What do ‘Elegy’ and ‘Nomadland’ say about Hollywood’s view of rural life?

Almost 50 years since “Deliverance,” Hollywood still exerts a powerful influence on perceptions of America’s countryside. Three recent movies – “Hillbilly Elegy,” “Nomadland,” and “Borat Subsequent Moviefilm” – are provoking fresh conversation about their portrayals of the rural underclass. 


It’s a touchy topic. White, rural voters have been excoriated in some quarters of the media for voting for Donald Trump. Consequently, popular culture depictions of those in the countryside are often viewed through a political lens. Those living in small-town America worry about how they’re portrayed by filmmakers who’ve parachuted into a locale. Others argue that the outsider storytellers can bring fresh perspectives to socioeconomic issues. But there’s also widespread agreement that Hollywood should venture into the outer reaches of red states more often and try to tell nuanced stories about what unites and divides us.

“One of the things that drives the fury of Trump voters is that they feel looked down on and stereotyped, belittled by who they perceive as the elite,” says Ty Burr, movie critic at The Boston Globe. “The things we don’t address in the movies and in popular culture are issues of class, issues of ethnicity. You’ve got to be intersectional with this stuff. It’s not just, poor people living in the country love Trump and the middle class and upper-middle class people in the cities and suburbs love Biden. Maybe it’s a lot more complicated than that.”  

The recent sequel to the hit comedy “Borat” doesn’t exactly reflect that complexity. In the guise of the titular journalist from Kazakhstan, actor Sacha Baron Cohen visits two Trump voters in an unspecified small town. The subjects of Mr. Cohen’s candid-camera prank come across like a modern-day version of “Li’l Abner.” As they pore over QAnon conspiracy theories in their cabin home, the movie invites audiences to laugh at the sweet-natured duo’s simpleminded gullibility.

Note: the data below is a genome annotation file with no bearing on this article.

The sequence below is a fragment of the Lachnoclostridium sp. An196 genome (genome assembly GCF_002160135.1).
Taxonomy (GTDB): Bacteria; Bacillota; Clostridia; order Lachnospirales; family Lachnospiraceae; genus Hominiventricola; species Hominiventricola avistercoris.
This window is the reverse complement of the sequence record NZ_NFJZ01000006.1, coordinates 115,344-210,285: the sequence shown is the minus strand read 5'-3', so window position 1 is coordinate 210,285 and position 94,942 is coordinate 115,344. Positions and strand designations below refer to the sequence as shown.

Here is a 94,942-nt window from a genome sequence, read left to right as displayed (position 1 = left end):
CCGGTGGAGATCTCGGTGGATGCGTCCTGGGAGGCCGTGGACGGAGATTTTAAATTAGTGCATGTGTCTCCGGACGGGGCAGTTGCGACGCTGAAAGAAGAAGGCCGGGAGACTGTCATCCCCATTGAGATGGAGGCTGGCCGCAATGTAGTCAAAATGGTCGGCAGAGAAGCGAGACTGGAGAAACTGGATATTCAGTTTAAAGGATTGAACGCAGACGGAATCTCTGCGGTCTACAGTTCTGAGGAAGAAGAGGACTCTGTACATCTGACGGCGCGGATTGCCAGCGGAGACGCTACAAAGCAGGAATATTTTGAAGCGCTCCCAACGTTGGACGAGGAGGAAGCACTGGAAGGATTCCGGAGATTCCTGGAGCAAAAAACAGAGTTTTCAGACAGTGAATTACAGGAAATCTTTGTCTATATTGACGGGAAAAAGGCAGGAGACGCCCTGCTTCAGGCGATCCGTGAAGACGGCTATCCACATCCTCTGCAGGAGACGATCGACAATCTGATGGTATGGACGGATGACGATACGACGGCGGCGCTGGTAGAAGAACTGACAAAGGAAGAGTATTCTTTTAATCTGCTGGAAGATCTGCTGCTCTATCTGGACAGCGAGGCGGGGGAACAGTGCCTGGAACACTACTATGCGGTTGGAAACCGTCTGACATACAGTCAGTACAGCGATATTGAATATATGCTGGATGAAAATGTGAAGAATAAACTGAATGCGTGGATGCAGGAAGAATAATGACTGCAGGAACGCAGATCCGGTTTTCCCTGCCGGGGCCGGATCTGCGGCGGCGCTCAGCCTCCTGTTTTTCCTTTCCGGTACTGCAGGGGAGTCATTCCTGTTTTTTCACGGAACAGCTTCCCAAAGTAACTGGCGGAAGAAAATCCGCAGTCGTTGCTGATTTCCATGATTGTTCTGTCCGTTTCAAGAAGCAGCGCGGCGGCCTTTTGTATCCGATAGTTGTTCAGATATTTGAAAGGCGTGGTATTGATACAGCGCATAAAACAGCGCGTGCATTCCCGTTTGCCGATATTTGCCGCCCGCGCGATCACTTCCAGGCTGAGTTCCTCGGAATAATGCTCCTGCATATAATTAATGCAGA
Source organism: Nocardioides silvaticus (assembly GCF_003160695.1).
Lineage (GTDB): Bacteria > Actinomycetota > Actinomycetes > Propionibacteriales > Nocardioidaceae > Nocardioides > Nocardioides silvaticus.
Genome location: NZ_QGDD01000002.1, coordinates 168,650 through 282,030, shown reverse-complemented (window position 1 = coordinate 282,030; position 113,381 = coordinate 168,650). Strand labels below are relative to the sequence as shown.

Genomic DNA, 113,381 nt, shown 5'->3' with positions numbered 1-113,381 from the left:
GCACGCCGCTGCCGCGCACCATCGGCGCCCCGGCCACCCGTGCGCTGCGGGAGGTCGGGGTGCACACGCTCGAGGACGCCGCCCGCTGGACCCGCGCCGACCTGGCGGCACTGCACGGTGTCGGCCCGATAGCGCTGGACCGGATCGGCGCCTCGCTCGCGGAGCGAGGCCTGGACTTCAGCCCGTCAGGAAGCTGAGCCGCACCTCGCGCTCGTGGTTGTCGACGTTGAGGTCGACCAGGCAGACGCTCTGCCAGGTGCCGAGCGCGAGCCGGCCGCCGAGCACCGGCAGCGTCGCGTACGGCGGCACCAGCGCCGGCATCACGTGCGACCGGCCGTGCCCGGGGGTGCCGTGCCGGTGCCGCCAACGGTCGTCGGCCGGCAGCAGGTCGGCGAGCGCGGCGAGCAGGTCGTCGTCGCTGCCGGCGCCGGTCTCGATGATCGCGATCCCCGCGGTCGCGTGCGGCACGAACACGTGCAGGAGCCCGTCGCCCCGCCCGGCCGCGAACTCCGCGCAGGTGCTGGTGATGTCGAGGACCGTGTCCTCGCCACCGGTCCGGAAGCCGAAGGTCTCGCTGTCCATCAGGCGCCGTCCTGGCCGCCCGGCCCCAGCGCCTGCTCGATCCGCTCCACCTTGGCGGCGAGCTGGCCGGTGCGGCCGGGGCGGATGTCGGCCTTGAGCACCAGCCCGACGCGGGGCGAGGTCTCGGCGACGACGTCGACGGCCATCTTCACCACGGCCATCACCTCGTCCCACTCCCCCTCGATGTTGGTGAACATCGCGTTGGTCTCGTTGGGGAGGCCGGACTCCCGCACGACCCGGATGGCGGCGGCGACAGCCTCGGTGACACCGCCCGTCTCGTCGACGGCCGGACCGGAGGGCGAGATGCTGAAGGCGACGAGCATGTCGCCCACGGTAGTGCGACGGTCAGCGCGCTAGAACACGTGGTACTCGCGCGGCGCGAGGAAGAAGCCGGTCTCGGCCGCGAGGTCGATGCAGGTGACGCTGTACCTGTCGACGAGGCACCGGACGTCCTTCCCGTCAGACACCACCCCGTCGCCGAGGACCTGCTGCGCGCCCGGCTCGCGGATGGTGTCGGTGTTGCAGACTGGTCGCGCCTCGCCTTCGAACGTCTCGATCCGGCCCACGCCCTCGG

Those tropes of rural Americans as ignorant, wild, drunken, and lazy are one reason why Dee Davis founded the Center for Rural Strategies. The nonprofit based in Whitesburg, Kentucky, strives to present accurate portraits of rural cultures as a way to deepen public debate and improve economic conditions for countryside communities. In 2003, Mr. Davis marshaled a successful campaign to dissuade CBS from producing a “catfish-out-of-water” reality television show called “The Real Beverly Hillbillies.” But other shows such as MTV’s reality series “Buckwild” and TLC’s “Here Comes Honey Boo Boo” have perpetuated stereotypes. 

“Rural people want to be known for pulling their weight, not people who have to be taken care of, or who are jokes, or who are bigots,” says Mr. Davis. “They may not vote the way you want them to vote. But if you run into a ditch in front of a Trump voter’s house, they’re still going to find a way to pull you out of there and they’re going to offer you supper.”  

Yet the recent horror franchises “Wrong Turn” and “The Hills Have Eyes” suggest that urban visitors to the countryside will be set upon and eaten by rural people. According to some scholars, such portrayals are rooted in the idea that urbanized capitalism represents the progress of civilization. Thus hillbillies are savages who can be left behind.

Then again, when Hollywood rails against capitalism or materialism, the reverse happens. Movies serve up beatific visions of small towns as hearths of the nation in which salt-of-the-earth communities eschew the rat-race lifestyle, uphold simple virtues, and bake apple pies for each other. Think “It’s a Wonderful Life,” “The Spitfire Grill,” “Doc Hollywood,” or anything on the Hallmark channel. 

“In both cases, whether overromanticized or overvilified, it hides the complexity of what’s really going on in terms of the intertwining of the fates of urban and rural [areas], and the mobility of people between the two, and the shared values that occur across both,” says Emily Satterwhite, a professor of Appalachian studies and pop culture at Virginia Tech in Blacksburg.